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Job Applications: Speculative Letters

speculative letter

Consider writing speculative letters as part of your job applications strategy


It may surprise you to learn that most jobs are never advertised, but if you think about it for a moment it makes sense. Advertising is expensive and the employer knows nothing about the people who reply to the advert, other than the CV that they send is. Whereas if they try to recruit by word of mouth employers will reach candidates who they either know themselves, or who has been introduced by someone they trust. Therefore, for most employers, advertising is a method of last resort.

But if most jobs are not advertised then it is well worth you writing a well crafted, speculative letter to the companies that you are targeting. Because they may well have vacancies that you just don’t know about, because you have not seen an advert.

The purpose of a speculative letter is to stimulate the recipient’s interest in you. So it needs to be well written and to sell you strongly. And it needs to be directed, not just to the right company, but to to the right person in the company.

Whom To Write To

To have the greatest impact your speculative letters need to be carefully targeted to the right person, the one who will make the decision to hire.  This might be the head of a department or a board member, depending on the size of the company. When you do your research this is one of the things you should try to find out. Don’t write speculatively to Human Resources or Personnel, unless of course you want to work in that department.

Your Letter

Your letter should be no longer than a page and a half.  Every single word is important, so take your time and make sure you get it right.

As a general rule, do not send your CV at this stage.  Your aim is to get a meeting at which they can learn more about you.  Sending the CV can lead to rejection before you have the chance to find out their real needs.

The following pointers are important in writing a good speculative letter:

1. Personalise It.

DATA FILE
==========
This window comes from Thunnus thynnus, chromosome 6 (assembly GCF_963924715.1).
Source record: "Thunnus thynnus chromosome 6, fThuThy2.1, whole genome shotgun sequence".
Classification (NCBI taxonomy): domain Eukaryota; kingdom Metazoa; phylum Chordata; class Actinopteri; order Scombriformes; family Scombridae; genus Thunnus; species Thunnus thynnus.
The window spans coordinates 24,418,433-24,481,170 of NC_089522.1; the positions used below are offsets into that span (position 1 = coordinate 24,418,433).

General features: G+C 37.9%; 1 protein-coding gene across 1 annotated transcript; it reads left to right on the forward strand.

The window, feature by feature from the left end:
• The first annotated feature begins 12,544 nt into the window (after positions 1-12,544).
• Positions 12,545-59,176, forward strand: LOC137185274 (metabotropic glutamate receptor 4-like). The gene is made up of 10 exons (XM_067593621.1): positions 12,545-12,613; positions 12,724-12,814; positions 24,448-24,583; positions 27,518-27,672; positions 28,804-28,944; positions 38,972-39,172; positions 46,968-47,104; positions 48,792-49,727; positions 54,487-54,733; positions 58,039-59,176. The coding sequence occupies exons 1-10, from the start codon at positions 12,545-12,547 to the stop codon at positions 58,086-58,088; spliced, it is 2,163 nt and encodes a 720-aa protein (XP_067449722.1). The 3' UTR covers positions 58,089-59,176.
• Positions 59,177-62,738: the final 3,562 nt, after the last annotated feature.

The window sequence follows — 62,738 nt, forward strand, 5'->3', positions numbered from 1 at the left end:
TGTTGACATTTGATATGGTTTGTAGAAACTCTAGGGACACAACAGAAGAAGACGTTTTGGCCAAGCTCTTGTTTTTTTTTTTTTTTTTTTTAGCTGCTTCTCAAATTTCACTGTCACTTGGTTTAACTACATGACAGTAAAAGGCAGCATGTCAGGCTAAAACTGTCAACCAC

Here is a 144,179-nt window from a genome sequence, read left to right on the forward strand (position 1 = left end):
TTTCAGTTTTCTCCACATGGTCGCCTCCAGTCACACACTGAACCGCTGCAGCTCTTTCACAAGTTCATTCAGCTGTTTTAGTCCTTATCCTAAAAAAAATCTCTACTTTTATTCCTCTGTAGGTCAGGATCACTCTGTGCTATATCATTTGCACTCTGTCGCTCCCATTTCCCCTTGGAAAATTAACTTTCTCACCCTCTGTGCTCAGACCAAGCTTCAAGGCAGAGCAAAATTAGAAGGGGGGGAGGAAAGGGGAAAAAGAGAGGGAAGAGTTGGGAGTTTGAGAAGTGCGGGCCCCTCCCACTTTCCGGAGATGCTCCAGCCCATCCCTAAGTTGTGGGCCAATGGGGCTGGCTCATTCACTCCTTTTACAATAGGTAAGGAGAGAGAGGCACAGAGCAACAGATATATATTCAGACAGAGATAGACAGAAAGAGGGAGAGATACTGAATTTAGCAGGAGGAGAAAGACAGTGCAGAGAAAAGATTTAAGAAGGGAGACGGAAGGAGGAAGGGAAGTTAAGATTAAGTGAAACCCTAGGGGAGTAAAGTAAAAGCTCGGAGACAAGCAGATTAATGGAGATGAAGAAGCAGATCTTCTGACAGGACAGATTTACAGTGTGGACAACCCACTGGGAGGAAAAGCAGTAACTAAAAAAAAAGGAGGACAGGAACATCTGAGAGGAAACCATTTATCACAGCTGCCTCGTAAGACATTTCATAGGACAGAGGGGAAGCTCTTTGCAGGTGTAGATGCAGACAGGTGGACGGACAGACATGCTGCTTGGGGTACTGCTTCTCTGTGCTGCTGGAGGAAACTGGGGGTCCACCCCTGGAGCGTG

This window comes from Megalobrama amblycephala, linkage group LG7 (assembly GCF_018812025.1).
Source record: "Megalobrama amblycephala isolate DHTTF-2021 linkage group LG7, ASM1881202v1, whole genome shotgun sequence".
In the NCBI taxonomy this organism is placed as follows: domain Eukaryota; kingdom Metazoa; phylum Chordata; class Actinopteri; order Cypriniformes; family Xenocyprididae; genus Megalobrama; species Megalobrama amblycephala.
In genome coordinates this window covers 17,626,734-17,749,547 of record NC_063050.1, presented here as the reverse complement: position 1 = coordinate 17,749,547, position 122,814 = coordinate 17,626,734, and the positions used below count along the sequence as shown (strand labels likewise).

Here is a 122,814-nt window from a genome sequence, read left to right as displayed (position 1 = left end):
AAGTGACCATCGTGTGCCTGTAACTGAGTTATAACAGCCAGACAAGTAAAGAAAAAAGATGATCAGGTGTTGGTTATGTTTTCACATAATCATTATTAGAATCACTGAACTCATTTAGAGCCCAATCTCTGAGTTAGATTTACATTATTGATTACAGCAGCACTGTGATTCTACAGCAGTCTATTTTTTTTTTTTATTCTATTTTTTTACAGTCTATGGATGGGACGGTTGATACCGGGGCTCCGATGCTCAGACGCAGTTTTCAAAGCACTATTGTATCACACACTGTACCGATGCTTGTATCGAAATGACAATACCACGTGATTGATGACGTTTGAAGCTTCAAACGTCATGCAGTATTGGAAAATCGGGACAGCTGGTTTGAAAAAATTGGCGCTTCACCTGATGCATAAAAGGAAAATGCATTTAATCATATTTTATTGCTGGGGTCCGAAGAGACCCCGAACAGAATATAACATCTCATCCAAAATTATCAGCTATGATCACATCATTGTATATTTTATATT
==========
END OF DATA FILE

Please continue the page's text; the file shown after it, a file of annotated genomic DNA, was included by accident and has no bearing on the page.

Make sure you know the name and title of the the person you are writing to . Don’t write Dear Sir/Madam.  And check your spelling- particularly of the addressee’s name- and the address before you mail a letter.  Don’t rely on the accuracy of directories or mailing lists, they are often out of date almost as soon as they are compiled.

The best way to make sure that you are using accurate information is to phone each of your target companies and ask them to confirm the details.

2. Attract the reader’s attention

A good sales letter starts by attracting the reader’s attention. We call the first statement you make a hook.  This statement is likely to be something about them, or the company. It should not be about you. You can obtain your hook from the annual report, from press reports, from looking in research material.  Or you may be able to get information on the person you are writing to which you can use for an attention grabbing introduction. Good places to look for this are on LinkedIn, Facebook and Google. Some examples of hooks, or opening statements are.

“I read with interest of ABC Company’s plan to open a new distribution facility in Woking.  Such a facility will no doubt need people with expertise in …”

“The recently announced Government strategy to increase the compliance of … will no doubt put additional pressure on your legal department.”

“I saw your profile on Linked In and realised that we have a mutual contact in…..”